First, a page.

Biospecimens and Biorepositories: Recovery Act Investment Report
Public Health Burden of Cancer
Cancer is the second leading cause of death in the United States after heart disease. In 2009, it is estimated that nearly 1.5 million new cases of invasive cancer will be diagnosed in this country and more than 560,000 people will die of the disease.
Biobanking is the process of storing biospecimens in biorepositories. Biospecimens are materials from the human body, such as blood, tissue, plasma, urine, or saliva. They are typically obtained during a biopsy, surgery, or other medical procedures. These materials contain important biological information, including DNA, RNA, proteins, and other molecules that can help in diagnosing diseases, determining the prognosis of patients, and selecting the most appropriate treatments.
Biospecimens can also be processed and stored in biobanks or biorepositories, essentially specialized "libraries" of specimens that can be used for future medical research. Stored biospecimens are often tagged or "annotated" with information about the donor. Annotations may include information about the person's age, sex, and ethnicity, as well as information about environmental exposures, such as diet, tobacco smoke, sunlight, and chemicals, the person has experienced. Protecting the privacy and integrity of this personal and medical information is one of a biorepository's highest priorities.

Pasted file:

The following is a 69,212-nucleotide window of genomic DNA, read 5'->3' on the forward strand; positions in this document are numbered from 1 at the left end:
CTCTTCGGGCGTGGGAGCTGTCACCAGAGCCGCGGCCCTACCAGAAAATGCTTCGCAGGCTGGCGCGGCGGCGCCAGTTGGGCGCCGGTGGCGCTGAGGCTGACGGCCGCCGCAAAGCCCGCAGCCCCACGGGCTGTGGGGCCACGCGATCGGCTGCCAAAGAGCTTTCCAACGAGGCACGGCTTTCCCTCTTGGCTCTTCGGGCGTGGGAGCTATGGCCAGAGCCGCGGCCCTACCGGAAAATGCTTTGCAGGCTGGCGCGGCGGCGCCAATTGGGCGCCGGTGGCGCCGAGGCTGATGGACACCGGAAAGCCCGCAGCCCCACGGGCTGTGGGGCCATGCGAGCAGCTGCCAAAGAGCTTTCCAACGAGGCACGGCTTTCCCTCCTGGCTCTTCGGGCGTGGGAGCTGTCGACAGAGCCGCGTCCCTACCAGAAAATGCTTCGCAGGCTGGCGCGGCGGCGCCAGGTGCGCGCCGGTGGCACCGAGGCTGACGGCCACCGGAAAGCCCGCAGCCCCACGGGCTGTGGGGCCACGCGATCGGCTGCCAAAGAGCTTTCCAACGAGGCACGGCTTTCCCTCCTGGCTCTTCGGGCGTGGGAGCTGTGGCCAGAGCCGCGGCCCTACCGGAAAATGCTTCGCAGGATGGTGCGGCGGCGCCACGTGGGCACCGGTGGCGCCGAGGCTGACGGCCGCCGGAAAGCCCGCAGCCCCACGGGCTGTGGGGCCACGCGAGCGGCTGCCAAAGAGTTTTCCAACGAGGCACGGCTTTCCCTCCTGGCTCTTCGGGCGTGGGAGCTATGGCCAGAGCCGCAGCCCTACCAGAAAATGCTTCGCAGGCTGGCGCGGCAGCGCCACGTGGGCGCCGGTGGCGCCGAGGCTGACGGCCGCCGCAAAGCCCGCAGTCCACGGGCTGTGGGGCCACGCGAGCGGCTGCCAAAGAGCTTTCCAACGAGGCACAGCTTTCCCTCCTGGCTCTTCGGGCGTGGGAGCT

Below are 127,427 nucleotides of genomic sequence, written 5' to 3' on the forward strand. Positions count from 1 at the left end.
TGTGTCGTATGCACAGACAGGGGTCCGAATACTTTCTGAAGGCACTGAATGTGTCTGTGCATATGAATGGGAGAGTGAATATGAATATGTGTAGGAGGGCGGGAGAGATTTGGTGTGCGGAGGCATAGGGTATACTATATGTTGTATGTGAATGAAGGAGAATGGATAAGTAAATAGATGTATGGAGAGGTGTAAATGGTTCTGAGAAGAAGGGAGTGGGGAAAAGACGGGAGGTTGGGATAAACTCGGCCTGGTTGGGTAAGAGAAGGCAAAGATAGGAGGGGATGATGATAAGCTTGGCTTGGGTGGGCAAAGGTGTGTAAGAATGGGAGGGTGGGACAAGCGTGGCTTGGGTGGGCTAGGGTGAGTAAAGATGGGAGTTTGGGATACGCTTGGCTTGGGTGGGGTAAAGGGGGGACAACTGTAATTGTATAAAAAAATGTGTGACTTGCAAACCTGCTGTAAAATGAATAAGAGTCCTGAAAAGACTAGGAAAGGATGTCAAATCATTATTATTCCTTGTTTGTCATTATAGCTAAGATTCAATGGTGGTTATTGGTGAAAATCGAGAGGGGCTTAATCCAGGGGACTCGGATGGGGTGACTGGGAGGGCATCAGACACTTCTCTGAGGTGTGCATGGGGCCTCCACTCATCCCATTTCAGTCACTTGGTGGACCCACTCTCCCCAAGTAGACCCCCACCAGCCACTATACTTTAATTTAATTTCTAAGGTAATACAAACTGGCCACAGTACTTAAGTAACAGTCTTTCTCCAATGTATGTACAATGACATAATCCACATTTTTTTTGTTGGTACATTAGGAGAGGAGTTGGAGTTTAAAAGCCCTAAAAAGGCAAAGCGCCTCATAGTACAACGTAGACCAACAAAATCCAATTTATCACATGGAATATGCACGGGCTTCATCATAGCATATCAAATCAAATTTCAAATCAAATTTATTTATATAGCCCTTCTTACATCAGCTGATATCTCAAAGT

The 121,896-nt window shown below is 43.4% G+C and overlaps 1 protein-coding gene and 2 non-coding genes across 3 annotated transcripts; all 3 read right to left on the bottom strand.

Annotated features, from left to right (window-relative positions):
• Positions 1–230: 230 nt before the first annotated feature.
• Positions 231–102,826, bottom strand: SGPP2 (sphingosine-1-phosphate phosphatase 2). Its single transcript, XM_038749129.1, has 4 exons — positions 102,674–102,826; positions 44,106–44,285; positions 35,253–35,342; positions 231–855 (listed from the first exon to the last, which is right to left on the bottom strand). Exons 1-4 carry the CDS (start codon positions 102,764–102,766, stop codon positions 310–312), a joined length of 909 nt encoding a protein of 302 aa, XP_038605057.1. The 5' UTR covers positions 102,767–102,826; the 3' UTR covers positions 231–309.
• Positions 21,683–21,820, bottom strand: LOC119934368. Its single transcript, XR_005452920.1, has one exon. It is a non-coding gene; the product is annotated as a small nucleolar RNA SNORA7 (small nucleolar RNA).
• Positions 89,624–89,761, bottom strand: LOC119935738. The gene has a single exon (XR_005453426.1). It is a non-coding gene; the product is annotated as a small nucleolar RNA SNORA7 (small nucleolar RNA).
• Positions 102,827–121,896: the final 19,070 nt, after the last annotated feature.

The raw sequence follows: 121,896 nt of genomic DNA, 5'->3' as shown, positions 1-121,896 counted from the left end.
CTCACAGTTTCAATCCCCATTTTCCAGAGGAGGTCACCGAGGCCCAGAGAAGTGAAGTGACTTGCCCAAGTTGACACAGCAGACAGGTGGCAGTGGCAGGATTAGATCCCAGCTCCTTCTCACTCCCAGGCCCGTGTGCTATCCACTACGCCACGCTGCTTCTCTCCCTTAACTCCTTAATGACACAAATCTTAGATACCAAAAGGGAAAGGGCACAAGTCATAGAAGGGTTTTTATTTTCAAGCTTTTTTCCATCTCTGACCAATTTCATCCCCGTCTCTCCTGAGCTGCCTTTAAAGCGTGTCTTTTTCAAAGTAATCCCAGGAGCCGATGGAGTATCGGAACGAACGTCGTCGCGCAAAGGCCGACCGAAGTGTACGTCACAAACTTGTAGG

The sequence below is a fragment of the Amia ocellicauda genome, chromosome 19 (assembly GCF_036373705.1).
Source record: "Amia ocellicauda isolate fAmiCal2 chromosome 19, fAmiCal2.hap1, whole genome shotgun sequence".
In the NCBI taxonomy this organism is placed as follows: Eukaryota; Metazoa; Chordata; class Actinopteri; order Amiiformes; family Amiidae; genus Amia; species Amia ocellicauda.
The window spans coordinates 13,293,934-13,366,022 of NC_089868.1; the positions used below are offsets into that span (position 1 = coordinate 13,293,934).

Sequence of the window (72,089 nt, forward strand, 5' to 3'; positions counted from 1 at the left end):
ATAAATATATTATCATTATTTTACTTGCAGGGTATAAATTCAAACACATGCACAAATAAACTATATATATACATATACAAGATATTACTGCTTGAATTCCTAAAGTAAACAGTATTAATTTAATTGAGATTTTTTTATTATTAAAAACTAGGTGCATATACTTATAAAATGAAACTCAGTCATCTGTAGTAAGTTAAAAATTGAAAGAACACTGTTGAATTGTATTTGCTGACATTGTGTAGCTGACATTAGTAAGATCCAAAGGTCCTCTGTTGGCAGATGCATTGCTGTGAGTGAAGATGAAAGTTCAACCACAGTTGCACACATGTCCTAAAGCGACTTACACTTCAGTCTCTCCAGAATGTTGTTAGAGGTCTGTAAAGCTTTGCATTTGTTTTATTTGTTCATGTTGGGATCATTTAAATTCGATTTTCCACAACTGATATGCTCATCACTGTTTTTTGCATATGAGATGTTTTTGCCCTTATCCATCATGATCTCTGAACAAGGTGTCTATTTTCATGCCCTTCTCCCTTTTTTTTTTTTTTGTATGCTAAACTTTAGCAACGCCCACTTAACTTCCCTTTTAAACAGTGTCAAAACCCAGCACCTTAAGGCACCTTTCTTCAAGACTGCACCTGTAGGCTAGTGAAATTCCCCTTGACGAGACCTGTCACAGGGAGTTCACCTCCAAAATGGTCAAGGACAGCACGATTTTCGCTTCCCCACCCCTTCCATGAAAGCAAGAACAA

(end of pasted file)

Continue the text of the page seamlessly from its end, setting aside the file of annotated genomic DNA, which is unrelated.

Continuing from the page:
Biobanking and Cancer Research
Cancer researchers need access to an ample supply of high-quality biospecimens in order to explore new ways to diagnose and treat the disease. Questions raised during the research process often can only be answered by analyzing hundreds or thousands of patient samples. For example, a researcher may wish to examine a variety of breast cancer biospecimens in order to identify the molecular characteristics of the disease at various stages in its development. This information could provide greater insight into how breast cancer progresses and help uncover new ways to treat it.
High-quality biospecimens are also critical to ongoing efforts to develop personalized medicine, in which therapies are tailored to individual patients based on their unique genetic characteristics and the specific molecular features of their disease. Biospecimens can be used to identify cancer-related proteins or other biomarkers that could lead to new screening or diagnostic tests. Biospecimens can also help researchers determine which treatments will be the most appropriate, effective, and least toxic based on a person's cancer-related biomarkers or genetics.